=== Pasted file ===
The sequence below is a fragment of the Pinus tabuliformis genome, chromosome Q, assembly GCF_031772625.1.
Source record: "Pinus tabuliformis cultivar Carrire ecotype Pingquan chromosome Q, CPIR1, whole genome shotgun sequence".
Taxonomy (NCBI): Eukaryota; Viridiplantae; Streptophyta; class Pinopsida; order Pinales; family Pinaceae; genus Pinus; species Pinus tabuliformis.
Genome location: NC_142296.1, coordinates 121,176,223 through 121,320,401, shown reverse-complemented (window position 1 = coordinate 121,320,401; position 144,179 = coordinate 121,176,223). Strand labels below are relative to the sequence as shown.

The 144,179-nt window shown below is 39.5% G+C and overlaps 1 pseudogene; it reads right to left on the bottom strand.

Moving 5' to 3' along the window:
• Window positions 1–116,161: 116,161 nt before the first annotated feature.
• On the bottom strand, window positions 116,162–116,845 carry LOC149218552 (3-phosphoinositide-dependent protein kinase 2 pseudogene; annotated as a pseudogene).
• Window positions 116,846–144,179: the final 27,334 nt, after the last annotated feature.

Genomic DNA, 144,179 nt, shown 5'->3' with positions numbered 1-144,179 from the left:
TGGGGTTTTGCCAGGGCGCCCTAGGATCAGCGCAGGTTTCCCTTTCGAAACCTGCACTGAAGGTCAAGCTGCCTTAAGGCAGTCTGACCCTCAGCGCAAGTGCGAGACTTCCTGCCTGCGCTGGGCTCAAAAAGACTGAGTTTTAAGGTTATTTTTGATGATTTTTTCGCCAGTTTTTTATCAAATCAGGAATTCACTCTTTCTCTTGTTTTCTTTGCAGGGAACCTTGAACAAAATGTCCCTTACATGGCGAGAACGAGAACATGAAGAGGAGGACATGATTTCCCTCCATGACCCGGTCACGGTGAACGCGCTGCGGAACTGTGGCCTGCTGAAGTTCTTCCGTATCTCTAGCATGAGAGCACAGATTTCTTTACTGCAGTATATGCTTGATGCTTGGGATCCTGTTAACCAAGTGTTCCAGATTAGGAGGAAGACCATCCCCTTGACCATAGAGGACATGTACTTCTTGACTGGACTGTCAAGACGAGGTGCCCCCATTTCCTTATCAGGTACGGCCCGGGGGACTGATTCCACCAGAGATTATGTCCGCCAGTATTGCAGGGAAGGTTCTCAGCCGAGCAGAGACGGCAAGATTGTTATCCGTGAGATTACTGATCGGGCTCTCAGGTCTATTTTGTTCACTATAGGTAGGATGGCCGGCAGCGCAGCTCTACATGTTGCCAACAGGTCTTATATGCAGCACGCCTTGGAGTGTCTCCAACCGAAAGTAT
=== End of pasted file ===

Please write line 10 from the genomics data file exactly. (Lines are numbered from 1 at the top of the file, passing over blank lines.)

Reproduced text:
Genomic DNA, 144,179 nt, shown 5'->3' with positions numbered 1-144,179 from the left: